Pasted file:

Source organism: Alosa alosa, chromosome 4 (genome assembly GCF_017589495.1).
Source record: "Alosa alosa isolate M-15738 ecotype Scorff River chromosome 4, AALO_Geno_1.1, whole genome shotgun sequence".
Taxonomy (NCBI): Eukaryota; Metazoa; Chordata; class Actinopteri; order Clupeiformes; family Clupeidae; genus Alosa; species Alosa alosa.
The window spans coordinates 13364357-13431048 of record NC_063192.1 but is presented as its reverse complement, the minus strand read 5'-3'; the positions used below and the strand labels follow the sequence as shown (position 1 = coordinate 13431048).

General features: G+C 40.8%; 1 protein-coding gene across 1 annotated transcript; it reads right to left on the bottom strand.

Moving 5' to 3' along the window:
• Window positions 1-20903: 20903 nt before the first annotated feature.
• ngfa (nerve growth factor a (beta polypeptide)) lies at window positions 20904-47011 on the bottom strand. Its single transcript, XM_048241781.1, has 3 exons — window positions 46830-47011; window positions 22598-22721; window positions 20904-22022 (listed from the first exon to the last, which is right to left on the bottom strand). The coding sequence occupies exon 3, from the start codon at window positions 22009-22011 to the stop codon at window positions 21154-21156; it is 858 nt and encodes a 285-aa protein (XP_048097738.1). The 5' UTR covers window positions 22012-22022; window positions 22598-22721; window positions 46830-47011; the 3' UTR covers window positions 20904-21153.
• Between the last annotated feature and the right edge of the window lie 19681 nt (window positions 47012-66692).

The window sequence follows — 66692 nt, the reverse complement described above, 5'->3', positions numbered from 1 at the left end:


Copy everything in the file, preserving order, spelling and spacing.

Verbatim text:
Source organism: Alosa alosa, chromosome 4 (genome assembly GCF_017589495.1).
Source record: "Alosa alosa isolate M-15738 ecotype Scorff River chromosome 4, AALO_Geno_1.1, whole genome shotgun sequence".
Taxonomy (NCBI): Eukaryota; Metazoa; Chordata; class Actinopteri; order Clupeiformes; family Clupeidae; genus Alosa; species Alosa alosa.
The window spans coordinates 13364357-13431048 of record NC_063192.1 but is presented as its reverse complement, the minus strand read 5'-3'; the positions used below and the strand labels follow the sequence as shown (position 1 = coordinate 13431048).

General features: G+C 40.8%; 1 protein-coding gene across 1 annotated transcript; it reads right to left on the bottom strand.

Moving 5' to 3' along the window:
• Window positions 1-20903: 20903 nt before the first annotated feature.
• ngfa (nerve growth factor a (beta polypeptide)) lies at window positions 20904-47011 on the bottom strand. Its single transcript, XM_048241781.1, has 3 exons — window positions 46830-47011; window positions 22598-22721; window positions 20904-22022 (listed from the first exon to the last, which is right to left on the bottom strand). The coding sequence occupies exon 3, from the start codon at window positions 22009-22011 to the stop codon at window positions 21154-21156; it is 858 nt and encodes a 285-aa protein (XP_048097738.1). The 5' UTR covers window positions 22012-22022; window positions 22598-22721; window positions 46830-47011; the 3' UTR covers window positions 20904-21153.
• Between the last annotated feature and the right edge of the window lie 19681 nt (window positions 47012-66692).

The window sequence follows — 66692 nt, the reverse complement described above, 5'->3', positions numbered from 1 at the left end: